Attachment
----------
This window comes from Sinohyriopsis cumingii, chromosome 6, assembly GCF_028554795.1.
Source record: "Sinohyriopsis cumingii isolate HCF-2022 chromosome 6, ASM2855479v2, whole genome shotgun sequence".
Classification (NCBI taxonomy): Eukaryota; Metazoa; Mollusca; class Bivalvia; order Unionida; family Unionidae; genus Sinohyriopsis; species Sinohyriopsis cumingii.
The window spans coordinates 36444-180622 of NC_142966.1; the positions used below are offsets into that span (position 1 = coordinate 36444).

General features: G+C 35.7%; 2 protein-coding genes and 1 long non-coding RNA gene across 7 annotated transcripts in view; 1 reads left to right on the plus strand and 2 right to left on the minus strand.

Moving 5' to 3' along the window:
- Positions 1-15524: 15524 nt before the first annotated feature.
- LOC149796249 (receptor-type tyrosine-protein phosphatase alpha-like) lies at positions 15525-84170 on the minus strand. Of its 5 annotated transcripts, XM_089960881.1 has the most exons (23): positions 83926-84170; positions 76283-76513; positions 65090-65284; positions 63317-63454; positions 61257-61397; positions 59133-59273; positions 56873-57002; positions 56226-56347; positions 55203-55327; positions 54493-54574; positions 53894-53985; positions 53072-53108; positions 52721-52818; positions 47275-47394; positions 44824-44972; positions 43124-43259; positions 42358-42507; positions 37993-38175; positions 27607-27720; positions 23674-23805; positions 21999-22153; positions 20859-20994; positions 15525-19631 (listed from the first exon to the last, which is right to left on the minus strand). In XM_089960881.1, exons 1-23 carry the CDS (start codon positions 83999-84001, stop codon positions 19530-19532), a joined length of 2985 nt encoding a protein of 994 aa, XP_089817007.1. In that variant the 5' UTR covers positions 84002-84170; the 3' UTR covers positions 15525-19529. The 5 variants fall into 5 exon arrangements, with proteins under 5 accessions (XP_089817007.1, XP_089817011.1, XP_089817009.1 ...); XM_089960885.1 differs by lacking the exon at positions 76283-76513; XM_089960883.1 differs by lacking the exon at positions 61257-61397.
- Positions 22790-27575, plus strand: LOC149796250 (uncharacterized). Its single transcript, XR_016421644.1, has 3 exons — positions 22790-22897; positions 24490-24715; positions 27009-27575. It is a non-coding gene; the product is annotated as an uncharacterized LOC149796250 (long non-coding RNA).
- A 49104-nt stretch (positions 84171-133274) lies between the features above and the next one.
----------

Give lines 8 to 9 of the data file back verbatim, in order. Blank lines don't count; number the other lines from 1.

- LOC149796249 (receptor-type tyrosine-protein phosphatase alpha-like) lies at positions 15525-84170 on the minus strand. Of its 5 annotated transcripts, XM_089960881.1 has the most exons (23): positions 83926-84170; positions 76283-76513; positions 65090-65284; positions 63317-63454; positions 61257-61397; positions 59133-59273; positions 56873-57002; positions 56226-56347; positions 55203-55327; positions 54493-54574; positions 53894-53985; positions 53072-53108; positions 52721-52818; positions 47275-47394; positions 44824-44972; positions 43124-43259; positions 42358-42507; positions 37993-38175; positions 27607-27720; positions 23674-23805; positions 21999-22153; positions 20859-20994; positions 15525-19631 (listed from the first exon to the last, which is right to left on the minus strand). In XM_089960881.1, exons 1-23 carry the CDS (start codon positions 83999-84001, stop codon positions 19530-19532), a joined length of 2985 nt encoding a protein of 994 aa, XP_089817007.1. In that variant the 5' UTR covers positions 84002-84170; the 3' UTR covers positions 15525-19529. The 5 variants fall into 5 exon arrangements, with proteins under 5 accessions (XP_089817007.1, XP_089817011.1, XP_089817009.1 ...); XM_089960885.1 differs by lacking the exon at positions 76283-76513; XM_089960883.1 differs by lacking the exon at positions 61257-61397.
- Positions 22790-27575, plus strand: LOC149796250 (uncharacterized). Its single transcript, XR_016421644.1, has 3 exons — positions 22790-22897; positions 24490-24715; positions 27009-27575. It is a non-coding gene; the product is annotated as an uncharacterized LOC149796250 (long non-coding RNA).